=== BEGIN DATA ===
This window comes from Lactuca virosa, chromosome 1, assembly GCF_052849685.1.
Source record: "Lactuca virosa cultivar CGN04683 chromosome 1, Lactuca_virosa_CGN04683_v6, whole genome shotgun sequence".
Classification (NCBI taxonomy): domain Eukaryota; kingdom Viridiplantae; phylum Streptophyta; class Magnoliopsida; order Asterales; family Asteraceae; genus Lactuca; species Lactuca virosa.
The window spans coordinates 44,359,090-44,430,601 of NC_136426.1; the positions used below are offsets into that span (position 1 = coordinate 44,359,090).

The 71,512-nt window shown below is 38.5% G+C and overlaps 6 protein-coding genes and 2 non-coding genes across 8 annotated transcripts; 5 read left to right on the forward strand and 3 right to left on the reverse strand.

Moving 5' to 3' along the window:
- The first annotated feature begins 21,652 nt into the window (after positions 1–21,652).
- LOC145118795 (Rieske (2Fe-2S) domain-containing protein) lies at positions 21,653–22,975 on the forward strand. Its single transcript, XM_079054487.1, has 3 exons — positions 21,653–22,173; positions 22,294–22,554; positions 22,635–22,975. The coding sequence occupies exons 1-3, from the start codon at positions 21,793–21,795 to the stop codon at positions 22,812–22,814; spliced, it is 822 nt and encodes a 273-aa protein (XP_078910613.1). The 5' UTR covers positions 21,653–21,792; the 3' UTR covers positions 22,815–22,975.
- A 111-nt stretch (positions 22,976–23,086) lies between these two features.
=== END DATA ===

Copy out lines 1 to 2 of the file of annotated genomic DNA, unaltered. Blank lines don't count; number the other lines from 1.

This window comes from Lactuca virosa, chromosome 1, assembly GCF_052849685.1.
Source record: "Lactuca virosa cultivar CGN04683 chromosome 1, Lactuca_virosa_CGN04683_v6, whole genome shotgun sequence".